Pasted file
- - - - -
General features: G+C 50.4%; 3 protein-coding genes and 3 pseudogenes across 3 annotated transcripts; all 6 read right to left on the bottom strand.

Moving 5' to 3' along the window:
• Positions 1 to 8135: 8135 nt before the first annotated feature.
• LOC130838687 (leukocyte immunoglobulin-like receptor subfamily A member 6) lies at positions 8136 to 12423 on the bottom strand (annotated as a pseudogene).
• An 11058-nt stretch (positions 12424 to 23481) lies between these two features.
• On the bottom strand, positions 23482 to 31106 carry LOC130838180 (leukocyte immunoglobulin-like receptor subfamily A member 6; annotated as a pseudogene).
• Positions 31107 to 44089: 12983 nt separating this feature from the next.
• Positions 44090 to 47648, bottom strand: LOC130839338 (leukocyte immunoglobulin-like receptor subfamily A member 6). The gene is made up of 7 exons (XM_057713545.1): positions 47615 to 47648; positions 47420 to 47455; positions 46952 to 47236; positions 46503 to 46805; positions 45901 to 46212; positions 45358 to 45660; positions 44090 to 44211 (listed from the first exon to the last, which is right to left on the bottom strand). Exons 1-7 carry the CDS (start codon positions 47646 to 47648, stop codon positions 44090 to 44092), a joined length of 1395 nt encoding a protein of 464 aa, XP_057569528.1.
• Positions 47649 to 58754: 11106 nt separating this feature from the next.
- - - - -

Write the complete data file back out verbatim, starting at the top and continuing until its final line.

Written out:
General features: G+C 50.4%; 3 protein-coding genes and 3 pseudogenes across 3 annotated transcripts; all 6 read right to left on the bottom strand.

Moving 5' to 3' along the window:
• Positions 1 to 8135: 8135 nt before the first annotated feature.
• LOC130838687 (leukocyte immunoglobulin-like receptor subfamily A member 6) lies at positions 8136 to 12423 on the bottom strand (annotated as a pseudogene).
• An 11058-nt stretch (positions 12424 to 23481) lies between these two features.
• On the bottom strand, positions 23482 to 31106 carry LOC130838180 (leukocyte immunoglobulin-like receptor subfamily A member 6; annotated as a pseudogene).
• Positions 31107 to 44089: 12983 nt separating this feature from the next.
• Positions 44090 to 47648, bottom strand: LOC130839338 (leukocyte immunoglobulin-like receptor subfamily A member 6). The gene is made up of 7 exons (XM_057713545.1): positions 47615 to 47648; positions 47420 to 47455; positions 46952 to 47236; positions 46503 to 46805; positions 45901 to 46212; positions 45358 to 45660; positions 44090 to 44211 (listed from the first exon to the last, which is right to left on the bottom strand). Exons 1-7 carry the CDS (start codon positions 47646 to 47648, stop codon positions 44090 to 44092), a joined length of 1395 nt encoding a protein of 464 aa, XP_057569528.1.
• Positions 47649 to 58754: 11106 nt separating this feature from the next.